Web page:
History Project Sheds Light on New York Blackout

Posted: September 8, 2003 at 1:00 am, Last Updated: November 30, -0001 at 12:00 am

By Tara Laskowski

When the lights went out a few weeks ago, the Center for History and New Media (CHNM) at George Mason was ready. Within an hour of the blackout that affected parts of Canada and the U.S. Northeast and Midwest, the center had set up a new survey to record personal accounts of the power failure on its Blackout History Project web site. Since then, the site has been recording people’s stories and reactions to the biggest power failure in years, thus ensuring that the information is preserved.

“Our primary goal right now is to collect information for future historians,” says Tom Scheinfeldt, who manages the Blackout History Project with Dan Cohen, visiting assistant professor of history and art history. “In this age, the new role for historians is to react to news and try to save as much of it as we can while it is happening.”

The Blackout History Project began in 1998 with the help of a grant from the Sloan Foundation. The project, headed by Jim Sparrow, visiting instructor of history and art history, was designed to collect oral histories of two major power failures that struck New York City and its surrounding areas: the Great Northeast Blackout of 1965 and the New York Blackout of 1977. A few hundred accounts were collected, along with an extensive timeline, academic essays, and interviews of workers and professionals involved with the power failure.

With the most recent blackout, the center’s Blackout History Project has been recharged. Contributors from around the world have already recorded more than 150 personal accounts and thoughts about the blackouts, and the site is still accepting contributions. Media outlets such as National Public Radio, Fox News, ABC News, USA Today, and the BBC have carried stories on the project, giving the web site even more national attention. The archive will eventually be placed in the Special Collections and Archives of the George Mason University Libraries.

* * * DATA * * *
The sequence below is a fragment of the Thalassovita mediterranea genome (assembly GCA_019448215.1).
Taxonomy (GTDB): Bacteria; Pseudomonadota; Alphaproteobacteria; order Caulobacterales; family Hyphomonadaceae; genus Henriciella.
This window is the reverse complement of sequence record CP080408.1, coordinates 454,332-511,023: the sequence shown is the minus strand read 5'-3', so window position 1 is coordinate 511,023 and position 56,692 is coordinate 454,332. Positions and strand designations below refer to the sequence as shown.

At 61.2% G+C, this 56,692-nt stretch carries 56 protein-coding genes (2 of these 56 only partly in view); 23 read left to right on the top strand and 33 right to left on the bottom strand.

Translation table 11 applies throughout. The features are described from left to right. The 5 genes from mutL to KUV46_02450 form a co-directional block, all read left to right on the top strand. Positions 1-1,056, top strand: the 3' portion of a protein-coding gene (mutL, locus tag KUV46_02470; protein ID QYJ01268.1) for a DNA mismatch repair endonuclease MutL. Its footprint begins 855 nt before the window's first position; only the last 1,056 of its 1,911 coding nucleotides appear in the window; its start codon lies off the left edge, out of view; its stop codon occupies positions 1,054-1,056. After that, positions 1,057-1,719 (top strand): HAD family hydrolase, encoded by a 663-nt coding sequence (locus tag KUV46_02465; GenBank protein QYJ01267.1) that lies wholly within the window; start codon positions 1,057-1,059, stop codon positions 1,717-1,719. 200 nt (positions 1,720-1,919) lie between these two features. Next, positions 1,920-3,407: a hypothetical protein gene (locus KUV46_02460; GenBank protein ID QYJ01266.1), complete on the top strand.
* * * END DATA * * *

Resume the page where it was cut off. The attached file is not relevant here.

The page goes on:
“The project is very exciting for historians because we are collecting data as the events are happening,” says Scheinfeldt. “Future historians will be able to read personal accounts from people who told their stories within minutes or days of the event, which creates a more accurate archive and preserves the stories for future generations.”

CHNM’s other projects have also garnered national and international attention. In 2000, another grant from the Sloan Foundation allowed the managers of the Blackout History Project to expand their work to include the Exploring and Collecting History Online (ECHO) project. Through this project, CHNM managers developed low-cost and easy-to-operate software tools that allow them to quickly develop surveys that collect oral histories and digital items. These efforts allowed the historians to create the September 11 Digital Archive, which was recently acquired by the Library of Congress for its special collections. Through ECHO, CHNM professors also created a web site on the day of the Columbia Space Shuttle tragedy, collecting and preserving personal accounts from people all over the country.

CHNM uses digital media and computer technology to change the way that scholars, students, and the general public learn about and use the past. For more information about CHNM, visit its web site.

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